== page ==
With trees dying you would also expect to see more of them randomly falling on people, cars and buildings - and in fact the past few years it has become more common to find examples - like the one about the young woman jogging in a Philadelphia city park; the family in a car driving along the Garden State Parkway; or the baby in Central Park...all of whom died - something that used to be so unlikely as to be virtually unheard of.  And so when I woke up this morning I was grieved but not surprised to read this headline:  "Father killed when tree falls on tent in campsite", which occurred in a park not far from Wit's End.
What follows is the news report of the unlucky man and his family whose tent was crushed by a sycamore, and some photos of a few flowers from the garden.

"A man camping with his family was killed and his wife injured when a sycamore tree weighing several thousands pounds crashed onto their tent in a New Jersey campground early on Tuesday morning, authorities said.
The couple, from Bound Brook, New Jersey, were camping with their 10-year-old son and 12-year-old daughter, along with a 9-year-old nephew, when the freak accident occurred around 6 a.m."
"Elcetia Arias, 42, was extricated from the debris and flown to a Trenton hospital, where her condition was upgraded from critical to guarded, said New Jersey Department of Environmental Protection spokeswoman Abbie Tang-Smith.
William Arias, 46, died at the scene.
None of the children was injured. Tang-Smith said the family had a single tent at the site, but did not know whether the children had slept inside."
"The family had been camping at the Bull's Island Campground at Delaware & Raritan Canal State Park in Hunterdon County, near the Delaware Water Gap recreation area.
Tang-Smith said there was no extreme weather reported in the area at the time, and the cause was under investigation. [italics added]  The area near the campsite had been closed but the campground remained open, she said."
This little bug on the daylily possesses an amazing feat of nature - his feelers are so much bigger than his body!
These earnestly blooming orange daylilies were dug from wild clumps deep in the woods.  They have spread nicely under the Concord grape arbor that covers the kitchen porch.
The season started well, with lots of little green clusters of fruit.
But about a week ago, they started turning prematurely purple, and now they are shriveling up.  No grapes this fall.
Update:  As I write this, more information is emerging about the fallen sycamore, which has provided some more indespensable and delightful forester technical terminology - that ranks right up there with the euphemism "decline" they use for "dying"  - our special new words are in RED so you can't miss them!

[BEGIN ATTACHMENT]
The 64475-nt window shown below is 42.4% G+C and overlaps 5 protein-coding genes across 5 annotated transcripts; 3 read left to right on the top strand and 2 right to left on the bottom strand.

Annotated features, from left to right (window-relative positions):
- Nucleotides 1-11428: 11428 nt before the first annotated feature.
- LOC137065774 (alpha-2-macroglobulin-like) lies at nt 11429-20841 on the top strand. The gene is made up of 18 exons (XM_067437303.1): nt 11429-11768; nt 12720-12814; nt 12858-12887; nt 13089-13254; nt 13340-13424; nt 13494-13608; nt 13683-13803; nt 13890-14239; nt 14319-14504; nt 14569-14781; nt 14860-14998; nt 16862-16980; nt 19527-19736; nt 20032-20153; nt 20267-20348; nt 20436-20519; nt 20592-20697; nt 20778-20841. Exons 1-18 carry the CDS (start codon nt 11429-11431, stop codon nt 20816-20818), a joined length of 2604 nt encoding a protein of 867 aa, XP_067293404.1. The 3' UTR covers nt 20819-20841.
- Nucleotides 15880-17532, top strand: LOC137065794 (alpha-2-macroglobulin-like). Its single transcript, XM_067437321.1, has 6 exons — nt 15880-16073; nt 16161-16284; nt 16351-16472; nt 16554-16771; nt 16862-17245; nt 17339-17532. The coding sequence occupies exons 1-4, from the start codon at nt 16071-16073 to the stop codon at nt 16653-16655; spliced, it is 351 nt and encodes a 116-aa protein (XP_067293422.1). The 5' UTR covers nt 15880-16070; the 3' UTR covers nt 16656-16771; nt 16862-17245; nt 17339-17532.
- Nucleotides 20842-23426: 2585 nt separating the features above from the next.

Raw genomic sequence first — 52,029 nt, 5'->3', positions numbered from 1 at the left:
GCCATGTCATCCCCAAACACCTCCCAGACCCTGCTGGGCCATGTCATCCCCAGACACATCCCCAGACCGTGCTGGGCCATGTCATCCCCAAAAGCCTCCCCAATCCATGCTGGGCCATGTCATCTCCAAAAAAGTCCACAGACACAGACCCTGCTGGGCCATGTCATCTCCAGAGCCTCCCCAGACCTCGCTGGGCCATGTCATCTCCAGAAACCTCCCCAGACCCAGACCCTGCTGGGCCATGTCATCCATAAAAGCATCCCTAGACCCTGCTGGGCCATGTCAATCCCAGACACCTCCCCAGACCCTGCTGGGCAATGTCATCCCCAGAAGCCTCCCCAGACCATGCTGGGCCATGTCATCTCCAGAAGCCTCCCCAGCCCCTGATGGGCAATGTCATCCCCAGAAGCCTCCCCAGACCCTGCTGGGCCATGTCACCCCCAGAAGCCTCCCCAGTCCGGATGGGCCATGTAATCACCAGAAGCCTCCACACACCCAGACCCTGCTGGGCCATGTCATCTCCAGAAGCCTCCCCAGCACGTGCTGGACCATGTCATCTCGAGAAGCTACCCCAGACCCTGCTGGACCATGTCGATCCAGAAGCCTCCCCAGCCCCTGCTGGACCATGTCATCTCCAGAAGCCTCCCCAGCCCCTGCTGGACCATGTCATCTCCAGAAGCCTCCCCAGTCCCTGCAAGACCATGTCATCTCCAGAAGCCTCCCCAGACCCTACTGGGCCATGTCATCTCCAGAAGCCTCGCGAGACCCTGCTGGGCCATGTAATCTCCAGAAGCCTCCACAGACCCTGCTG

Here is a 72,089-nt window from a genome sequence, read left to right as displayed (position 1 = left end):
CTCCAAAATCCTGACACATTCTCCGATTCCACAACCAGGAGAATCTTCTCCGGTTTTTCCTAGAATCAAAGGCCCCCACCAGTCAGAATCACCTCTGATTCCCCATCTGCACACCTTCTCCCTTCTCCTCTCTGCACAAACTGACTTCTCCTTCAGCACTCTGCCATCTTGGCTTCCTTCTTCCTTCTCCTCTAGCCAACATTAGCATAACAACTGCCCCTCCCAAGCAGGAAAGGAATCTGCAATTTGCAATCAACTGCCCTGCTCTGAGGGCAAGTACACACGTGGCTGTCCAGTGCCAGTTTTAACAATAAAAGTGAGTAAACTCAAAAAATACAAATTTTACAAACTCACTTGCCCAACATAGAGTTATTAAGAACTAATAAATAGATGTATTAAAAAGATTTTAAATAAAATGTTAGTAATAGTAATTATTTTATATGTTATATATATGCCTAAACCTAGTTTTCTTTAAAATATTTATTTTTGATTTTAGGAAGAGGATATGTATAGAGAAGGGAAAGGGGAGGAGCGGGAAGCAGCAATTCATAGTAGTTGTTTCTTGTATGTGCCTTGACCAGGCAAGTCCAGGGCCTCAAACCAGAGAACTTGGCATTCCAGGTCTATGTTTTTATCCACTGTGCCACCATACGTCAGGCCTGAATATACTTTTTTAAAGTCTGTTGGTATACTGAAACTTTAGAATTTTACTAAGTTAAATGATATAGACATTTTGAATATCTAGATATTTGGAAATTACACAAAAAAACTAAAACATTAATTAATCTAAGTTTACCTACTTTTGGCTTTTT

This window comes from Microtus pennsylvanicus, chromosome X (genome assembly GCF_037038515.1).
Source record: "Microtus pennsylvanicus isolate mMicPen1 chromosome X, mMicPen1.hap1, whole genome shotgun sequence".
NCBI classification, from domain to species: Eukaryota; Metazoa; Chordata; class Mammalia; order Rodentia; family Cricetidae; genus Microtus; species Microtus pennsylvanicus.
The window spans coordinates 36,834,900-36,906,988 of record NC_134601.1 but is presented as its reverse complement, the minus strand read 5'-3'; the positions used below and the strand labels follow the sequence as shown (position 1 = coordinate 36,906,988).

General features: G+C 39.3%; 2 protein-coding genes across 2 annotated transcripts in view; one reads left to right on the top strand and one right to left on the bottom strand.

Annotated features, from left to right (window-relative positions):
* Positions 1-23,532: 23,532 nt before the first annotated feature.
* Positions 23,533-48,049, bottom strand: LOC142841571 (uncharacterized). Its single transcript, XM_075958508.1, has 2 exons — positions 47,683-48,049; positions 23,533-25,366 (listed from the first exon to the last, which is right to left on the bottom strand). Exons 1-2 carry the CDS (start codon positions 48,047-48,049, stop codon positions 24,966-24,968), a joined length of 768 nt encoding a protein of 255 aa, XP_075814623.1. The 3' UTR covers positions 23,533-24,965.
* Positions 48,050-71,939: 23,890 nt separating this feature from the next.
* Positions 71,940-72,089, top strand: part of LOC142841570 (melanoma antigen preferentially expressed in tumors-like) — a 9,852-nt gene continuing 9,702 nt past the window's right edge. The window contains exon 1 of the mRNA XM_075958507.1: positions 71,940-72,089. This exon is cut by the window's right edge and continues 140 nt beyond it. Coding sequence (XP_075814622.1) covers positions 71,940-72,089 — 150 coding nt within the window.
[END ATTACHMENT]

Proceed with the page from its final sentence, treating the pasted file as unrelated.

"Officials said the sycamore snapped at the root, but had passed an inspection of trees earlier this year.
Larry Ragonese, a spokesman for the state Department of Environmental Protection, said the tree was "fully leafed and seemingly in decent shape." [This is a lie, by the way.  There hasn't been a fully leafed sycamore in decent shape in this area for at least 3 years!]
"We have inspectors go out and assess for bad trees or dead trees," Ragonese said. "Foresters check through. It’s a bit of science and a bit of common sense."
Regional forester David Johnson also examined the tree and said it was 'biologically functioning.'
'But there’s a difference between biologically functioning and structurally sound,' Johnson said."

Ya think??

"We have millions of acres of federal state and local parks and trees in all of them," Ragonese said. "Unfortunately this was a tragic accident."

""There’s no way to pinpoint exactly what caused this," said John Trontis, assistant director of the state park service. 'It just happened. It’s a sad, unfortunate tragedy. This tree, which may have been here 100 years, gave up.'"

As documented on this blog in May just over a year ago and often before then, sycamores are one of the first tree species to become functionally extinct from exposure to poisonous fuel emissions, having developed a total loss of immunity to the anthracnose fungus.
It took exactly no time to illustrate the veracity of that assertion.  Here I was this morning at Metropark, waiting for an Amtrak train to take me to Washington - and across the street was a sycamore that is precisely representative of what all sycamores in this region look like right now.
It doesn't require a degree in forestry or botany to figure out that when the branches are missing leaves, and the leaves that are there are stunted, it means the interior of the trunk and branches are rotting, and the roots are similarly lacking those fine little capillaries that anchor them to the ground.  For that matter look at other species of huge dead and dying trees in this view from the parking deck!
Am I bothered?? Yeah!!! You bet I am! These lying foresters should be arrested for dereliction of duty.  "Biologically functioning", my ass.